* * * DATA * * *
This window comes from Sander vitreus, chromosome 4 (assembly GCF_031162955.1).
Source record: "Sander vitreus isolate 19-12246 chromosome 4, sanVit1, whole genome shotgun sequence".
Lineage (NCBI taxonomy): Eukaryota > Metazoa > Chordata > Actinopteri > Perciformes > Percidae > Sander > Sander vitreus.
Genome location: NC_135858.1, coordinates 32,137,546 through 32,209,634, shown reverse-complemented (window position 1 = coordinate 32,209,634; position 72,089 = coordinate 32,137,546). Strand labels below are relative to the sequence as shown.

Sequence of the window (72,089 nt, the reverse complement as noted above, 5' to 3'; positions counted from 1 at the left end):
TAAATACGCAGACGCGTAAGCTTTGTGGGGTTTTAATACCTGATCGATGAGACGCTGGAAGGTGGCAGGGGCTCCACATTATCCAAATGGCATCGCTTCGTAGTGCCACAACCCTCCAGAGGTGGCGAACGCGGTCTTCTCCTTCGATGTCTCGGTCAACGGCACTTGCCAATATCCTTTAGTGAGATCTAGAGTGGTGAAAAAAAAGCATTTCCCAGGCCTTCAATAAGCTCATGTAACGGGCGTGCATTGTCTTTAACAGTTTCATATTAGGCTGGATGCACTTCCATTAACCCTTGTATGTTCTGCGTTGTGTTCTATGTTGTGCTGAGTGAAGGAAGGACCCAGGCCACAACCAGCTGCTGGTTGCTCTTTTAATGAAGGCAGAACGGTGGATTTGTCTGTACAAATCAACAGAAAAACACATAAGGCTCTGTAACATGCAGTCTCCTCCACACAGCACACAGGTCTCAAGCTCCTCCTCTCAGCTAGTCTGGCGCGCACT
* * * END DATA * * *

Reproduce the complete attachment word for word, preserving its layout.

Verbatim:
This window comes from Sander vitreus, chromosome 4 (assembly GCF_031162955.1).
Source record: "Sander vitreus isolate 19-12246 chromosome 4, sanVit1, whole genome shotgun sequence".
Lineage (NCBI taxonomy): Eukaryota > Metazoa > Chordata > Actinopteri > Perciformes > Percidae > Sander > Sander vitreus.
Genome location: NC_135858.1, coordinates 32,137,546 through 32,209,634, shown reverse-complemented (window position 1 = coordinate 32,209,634; position 72,089 = coordinate 32,137,546). Strand labels below are relative to the sequence as shown.

Sequence of the window (72,089 nt, the reverse complement as noted above, 5' to 3'; positions counted from 1 at the left end):
TAAATACGCAGACGCGTAAGCTTTGTGGGGTTTTAATACCTGATCGATGAGACGCTGGAAGGTGGCAGGGGCTCCACATTATCCAAATGGCATCGCTTCGTAGTGCCACAACCCTCCAGAGGTGGCGAACGCGGTCTTCTCCTTCGATGTCTCGGTCAACGGCACTTGCCAATATCCTTTAGTGAGATCTAGAGTGGTGAAAAAAAAGCATTTCCCAGGCCTTCAATAAGCTCATGTAACGGGCGTGCATTGTCTTTAACAGTTTCATATTAGGCTGGATGCACTTCCATTAACCCTTGTATGTTCTGCGTTGTGTTCTATGTTGTGCTGAGTGAAGGAAGGACCCAGGCCACAACCAGCTGCTGGTTGCTCTTTTAATGAAGGCAGAACGGTGGATTTGTCTGTACAAATCAACAGAAAAACACATAAGGCTCTGTAACATGCAGTCTCCTCCACACAGCACACAGGTCTCAAGCTCCTCCTCTCAGCTAGTCTGGCGCGCACT